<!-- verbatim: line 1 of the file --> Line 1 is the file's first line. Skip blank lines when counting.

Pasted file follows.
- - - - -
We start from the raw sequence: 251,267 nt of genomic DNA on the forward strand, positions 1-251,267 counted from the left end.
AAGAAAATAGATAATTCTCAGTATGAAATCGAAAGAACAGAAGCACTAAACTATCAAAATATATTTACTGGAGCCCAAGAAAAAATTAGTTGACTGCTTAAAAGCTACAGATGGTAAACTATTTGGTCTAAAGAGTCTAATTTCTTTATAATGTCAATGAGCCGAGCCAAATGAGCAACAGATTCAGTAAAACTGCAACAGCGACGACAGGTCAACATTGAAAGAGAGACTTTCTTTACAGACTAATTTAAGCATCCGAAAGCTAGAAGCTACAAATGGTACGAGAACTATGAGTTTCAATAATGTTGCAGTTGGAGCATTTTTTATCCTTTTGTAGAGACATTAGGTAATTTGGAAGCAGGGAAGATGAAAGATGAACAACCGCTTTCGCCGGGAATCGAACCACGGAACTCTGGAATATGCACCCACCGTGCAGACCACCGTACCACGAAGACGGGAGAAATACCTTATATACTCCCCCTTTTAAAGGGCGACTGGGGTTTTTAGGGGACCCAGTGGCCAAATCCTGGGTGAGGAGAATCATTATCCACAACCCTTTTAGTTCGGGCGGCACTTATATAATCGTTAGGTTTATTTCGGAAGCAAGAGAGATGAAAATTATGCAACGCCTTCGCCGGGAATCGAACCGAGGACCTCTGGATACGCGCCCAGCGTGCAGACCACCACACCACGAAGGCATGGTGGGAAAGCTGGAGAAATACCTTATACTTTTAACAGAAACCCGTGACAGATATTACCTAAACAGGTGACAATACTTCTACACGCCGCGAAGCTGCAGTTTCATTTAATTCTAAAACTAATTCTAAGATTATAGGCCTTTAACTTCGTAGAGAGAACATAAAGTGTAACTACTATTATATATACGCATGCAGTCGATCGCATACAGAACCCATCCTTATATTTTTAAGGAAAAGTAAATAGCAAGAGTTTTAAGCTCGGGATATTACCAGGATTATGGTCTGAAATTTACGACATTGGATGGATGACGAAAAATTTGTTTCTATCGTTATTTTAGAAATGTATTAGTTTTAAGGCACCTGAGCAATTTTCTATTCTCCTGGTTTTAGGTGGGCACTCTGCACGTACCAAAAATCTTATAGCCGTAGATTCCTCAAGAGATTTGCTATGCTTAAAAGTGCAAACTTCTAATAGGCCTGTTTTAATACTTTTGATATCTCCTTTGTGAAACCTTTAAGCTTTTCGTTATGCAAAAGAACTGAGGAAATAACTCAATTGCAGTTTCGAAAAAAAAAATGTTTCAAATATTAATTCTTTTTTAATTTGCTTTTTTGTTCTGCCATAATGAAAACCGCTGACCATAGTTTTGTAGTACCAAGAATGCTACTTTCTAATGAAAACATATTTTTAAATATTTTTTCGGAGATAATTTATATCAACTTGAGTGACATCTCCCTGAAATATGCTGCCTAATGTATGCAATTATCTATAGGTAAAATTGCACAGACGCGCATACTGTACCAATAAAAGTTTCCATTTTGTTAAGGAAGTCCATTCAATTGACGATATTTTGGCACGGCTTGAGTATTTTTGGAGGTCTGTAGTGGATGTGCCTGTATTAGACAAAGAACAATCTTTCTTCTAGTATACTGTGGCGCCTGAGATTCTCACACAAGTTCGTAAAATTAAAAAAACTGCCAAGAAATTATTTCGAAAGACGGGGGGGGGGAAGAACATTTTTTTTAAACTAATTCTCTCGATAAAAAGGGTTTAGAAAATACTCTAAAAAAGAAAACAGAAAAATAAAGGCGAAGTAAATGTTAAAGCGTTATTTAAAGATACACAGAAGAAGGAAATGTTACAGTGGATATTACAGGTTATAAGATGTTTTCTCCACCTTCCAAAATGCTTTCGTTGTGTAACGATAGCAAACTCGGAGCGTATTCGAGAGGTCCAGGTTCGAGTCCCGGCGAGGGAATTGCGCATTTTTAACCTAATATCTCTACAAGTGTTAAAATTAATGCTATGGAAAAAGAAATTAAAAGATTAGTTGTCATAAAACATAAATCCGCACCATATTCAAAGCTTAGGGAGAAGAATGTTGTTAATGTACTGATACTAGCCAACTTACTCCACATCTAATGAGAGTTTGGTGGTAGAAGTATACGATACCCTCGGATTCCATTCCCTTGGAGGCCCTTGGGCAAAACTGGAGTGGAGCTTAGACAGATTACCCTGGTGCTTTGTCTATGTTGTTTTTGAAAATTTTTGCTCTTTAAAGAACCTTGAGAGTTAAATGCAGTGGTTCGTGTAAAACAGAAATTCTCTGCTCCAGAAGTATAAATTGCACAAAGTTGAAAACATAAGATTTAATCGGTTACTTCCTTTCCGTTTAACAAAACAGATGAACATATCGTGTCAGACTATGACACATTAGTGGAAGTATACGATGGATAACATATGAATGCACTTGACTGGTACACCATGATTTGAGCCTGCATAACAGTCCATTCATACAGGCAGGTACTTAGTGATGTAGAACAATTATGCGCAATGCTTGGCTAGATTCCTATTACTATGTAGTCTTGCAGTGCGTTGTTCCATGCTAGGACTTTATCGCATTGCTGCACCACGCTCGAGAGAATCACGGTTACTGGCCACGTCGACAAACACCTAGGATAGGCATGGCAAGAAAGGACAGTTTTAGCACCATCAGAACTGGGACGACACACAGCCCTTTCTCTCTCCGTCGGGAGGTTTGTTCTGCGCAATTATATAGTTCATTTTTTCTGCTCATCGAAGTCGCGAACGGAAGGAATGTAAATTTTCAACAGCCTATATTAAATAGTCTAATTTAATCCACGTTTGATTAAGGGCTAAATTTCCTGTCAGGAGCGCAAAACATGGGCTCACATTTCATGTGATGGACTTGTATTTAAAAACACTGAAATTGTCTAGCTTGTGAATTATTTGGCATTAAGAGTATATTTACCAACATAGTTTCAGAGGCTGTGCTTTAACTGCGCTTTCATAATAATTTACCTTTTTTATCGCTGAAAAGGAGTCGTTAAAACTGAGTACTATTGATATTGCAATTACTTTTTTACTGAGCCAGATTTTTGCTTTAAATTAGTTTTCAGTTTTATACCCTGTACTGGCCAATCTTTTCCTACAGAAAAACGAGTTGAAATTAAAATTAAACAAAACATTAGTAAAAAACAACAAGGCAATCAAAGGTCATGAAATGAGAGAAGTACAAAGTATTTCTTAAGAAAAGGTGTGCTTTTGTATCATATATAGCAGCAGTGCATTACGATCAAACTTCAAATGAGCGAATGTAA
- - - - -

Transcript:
We start from the raw sequence: 251,267 nt of genomic DNA on the forward strand, positions 1-251,267 counted from the left end.